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A Newton-based owner of senior housing, medical office and life science properties canceled a proposed merger after an activist shareholder claimed conflicts of interest with its management company.

In April, Diversified Healthcare Trust agreed to merge with Office Properties Income Trust in a transaction that had been scheduled to close by Sept. 30, pending shareholder approval.

But a major DHC shareholder urged a negative vote, criticizing the terms and rationale for the merger. Flat Footed LLC, a Wyoming investment firm, owns nearly 10 percent of DHC shares.

Special shareholders meetings scheduled for Wednesday to vote on the deal were canceled.

“FFL looks forward to putting this campaign behind us and working with DHC leadership to expeditiously pursue superior paths. We continue to believe that a standalone DHC can address its near-term debt maturities and realize the full potential of the Company’s senior housing portfolio to ultimately maximize shareholder value,” FFL Managing Member Marc Andersen said in a statement.

DHC owns a real estate portfolio valued at $7.1 billion at 376 properties nationwide, including 27,000 senior living units and 9 million square feet of life science and medical office properties.

In June, DHC announced the default of a $450 million credit facility because of its failure to maintain properties appraised at $1.09 billion as collateral. The default applies to a portfolio of 61 medical office and life science properties, once valued at $1.34 billion.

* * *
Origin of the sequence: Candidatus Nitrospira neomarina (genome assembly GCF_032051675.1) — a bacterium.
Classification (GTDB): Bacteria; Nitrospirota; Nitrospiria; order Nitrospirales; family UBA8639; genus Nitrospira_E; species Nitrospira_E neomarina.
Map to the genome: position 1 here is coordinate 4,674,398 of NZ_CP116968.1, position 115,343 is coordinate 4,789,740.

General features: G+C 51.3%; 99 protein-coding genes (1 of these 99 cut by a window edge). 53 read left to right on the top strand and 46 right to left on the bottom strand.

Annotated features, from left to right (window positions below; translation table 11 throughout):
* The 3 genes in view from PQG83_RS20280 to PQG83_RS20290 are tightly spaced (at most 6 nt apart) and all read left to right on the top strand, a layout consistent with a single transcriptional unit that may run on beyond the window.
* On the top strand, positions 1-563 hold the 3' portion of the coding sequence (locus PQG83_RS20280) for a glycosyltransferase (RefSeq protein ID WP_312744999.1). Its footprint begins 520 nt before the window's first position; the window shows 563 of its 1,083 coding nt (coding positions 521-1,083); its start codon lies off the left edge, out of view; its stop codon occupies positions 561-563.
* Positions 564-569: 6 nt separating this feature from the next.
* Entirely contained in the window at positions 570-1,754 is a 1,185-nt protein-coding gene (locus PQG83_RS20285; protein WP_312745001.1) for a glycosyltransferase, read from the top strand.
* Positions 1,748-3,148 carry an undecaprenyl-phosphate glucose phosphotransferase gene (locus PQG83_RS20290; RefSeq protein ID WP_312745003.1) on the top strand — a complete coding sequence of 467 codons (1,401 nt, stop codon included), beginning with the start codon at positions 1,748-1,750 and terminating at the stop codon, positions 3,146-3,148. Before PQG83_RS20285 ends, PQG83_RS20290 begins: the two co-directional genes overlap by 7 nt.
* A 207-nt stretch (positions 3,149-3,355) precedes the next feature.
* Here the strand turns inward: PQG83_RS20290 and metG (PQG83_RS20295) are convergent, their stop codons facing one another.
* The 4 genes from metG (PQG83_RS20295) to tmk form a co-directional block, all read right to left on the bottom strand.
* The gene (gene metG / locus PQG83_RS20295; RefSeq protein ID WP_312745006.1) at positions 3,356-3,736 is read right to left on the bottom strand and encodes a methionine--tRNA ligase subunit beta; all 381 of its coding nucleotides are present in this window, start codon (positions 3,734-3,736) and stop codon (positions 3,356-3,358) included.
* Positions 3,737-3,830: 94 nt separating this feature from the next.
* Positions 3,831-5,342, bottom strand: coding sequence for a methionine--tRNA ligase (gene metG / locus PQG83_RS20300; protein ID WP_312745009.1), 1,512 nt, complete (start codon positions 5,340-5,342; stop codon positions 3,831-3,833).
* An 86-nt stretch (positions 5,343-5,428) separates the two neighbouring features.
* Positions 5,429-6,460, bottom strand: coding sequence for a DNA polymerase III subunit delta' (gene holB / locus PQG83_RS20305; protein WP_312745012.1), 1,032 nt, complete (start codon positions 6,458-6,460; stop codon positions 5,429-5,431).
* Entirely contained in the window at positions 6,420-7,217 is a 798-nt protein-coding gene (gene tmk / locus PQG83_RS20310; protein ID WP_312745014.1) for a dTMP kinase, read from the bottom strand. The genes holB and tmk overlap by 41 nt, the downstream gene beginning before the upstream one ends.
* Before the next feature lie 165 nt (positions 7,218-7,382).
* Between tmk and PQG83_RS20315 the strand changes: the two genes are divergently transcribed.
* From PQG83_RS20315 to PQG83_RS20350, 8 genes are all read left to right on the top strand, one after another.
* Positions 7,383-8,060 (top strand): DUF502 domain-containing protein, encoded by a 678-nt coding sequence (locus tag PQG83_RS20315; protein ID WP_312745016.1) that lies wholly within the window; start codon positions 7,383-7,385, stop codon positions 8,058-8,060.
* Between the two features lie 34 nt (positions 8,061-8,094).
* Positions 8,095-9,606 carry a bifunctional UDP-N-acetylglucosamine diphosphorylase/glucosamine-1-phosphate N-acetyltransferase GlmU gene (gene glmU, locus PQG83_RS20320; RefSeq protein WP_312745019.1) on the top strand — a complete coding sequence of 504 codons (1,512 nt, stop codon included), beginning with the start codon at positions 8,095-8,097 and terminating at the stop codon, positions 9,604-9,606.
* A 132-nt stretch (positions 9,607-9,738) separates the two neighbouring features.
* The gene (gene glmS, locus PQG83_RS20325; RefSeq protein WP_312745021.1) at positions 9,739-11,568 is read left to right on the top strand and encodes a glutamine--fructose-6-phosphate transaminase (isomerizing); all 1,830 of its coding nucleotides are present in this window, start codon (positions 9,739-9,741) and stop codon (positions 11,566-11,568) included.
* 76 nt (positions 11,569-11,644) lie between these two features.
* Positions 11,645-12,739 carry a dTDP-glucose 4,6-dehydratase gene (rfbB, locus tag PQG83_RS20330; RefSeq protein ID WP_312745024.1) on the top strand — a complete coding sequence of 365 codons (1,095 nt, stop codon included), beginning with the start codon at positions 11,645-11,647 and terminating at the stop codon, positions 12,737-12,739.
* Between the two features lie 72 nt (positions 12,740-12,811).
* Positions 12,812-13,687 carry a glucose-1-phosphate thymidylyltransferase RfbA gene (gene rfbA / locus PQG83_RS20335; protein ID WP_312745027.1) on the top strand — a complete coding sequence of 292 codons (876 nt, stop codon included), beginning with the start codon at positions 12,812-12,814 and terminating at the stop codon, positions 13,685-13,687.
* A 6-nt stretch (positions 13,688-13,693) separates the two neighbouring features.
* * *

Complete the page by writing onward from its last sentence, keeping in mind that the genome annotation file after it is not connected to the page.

DHC said it was negotiating a limited waiver with lenders to stave off a default through Sept. 30, which had been the closing date for the merger with Office Properties Income Trust.

The default prevents DHC from issuing or refinancing debt, and creates “substantial doubt regarding DHC’s ability to continue as a going concern,” DHC disclosed at the time.

Flat Footed LLC said the $1.15 per share price offered to DHC shareholders was “woefully inadequate” and claimed the merger raises conflict of interest concerns because both companies are managed by RMR, a Newton-based real estate company.

“The merger seems to have been designed to protect RMR’s rich management fees at DHC shareholders’ expense,” Flat Footed LLC said in an announcement opposing the merger.

The firm characterized DHC’s debt restrictions as a manufactured crisis intended to drum up support for the merger, and suggested that DHC sell off non-core assets instead. It questioned the value of Office Properties Income Trust’s 20 million-square-foot portfolio, describing it as consisting largely of single-tenant class B and C office buildings in “challenged markets.”

On Aug. 24, DHC announced that higher expenses are weighing on the performance of its senior housing operating portfolio, and the outlook for the second half of the year is “highly uncertain and unpredictable.”

In July, resident fee and service revenues totaled $94 million, a decline of 8.6 percent from July 2019. Net operating income totaled $5.9 million, down 60 percent from July 2019.

The company, previously known as Senior Housing Properties Trust until 2020, acquired the 1.1 million-square-foot Vertex Pharmaceuticals headquarters on Boston’s Fan Pier in 2014 for $1.1 billion. In February, it sold a 10-percent equity interest in the 11 Fan Pier/50 Northern Ave. property for $108 million, leaving it with a 10-percent equity interest.

DHT’s Massachusetts portfolio also includes properties leased to Boston Children’s Hospital, Perkin Elmer and Harvard Pilgrim and suburban medical office and retirement communities.

Newton REIT Cancels Merger After Shareholder Revolt

by Steve Adams time to read: 2 min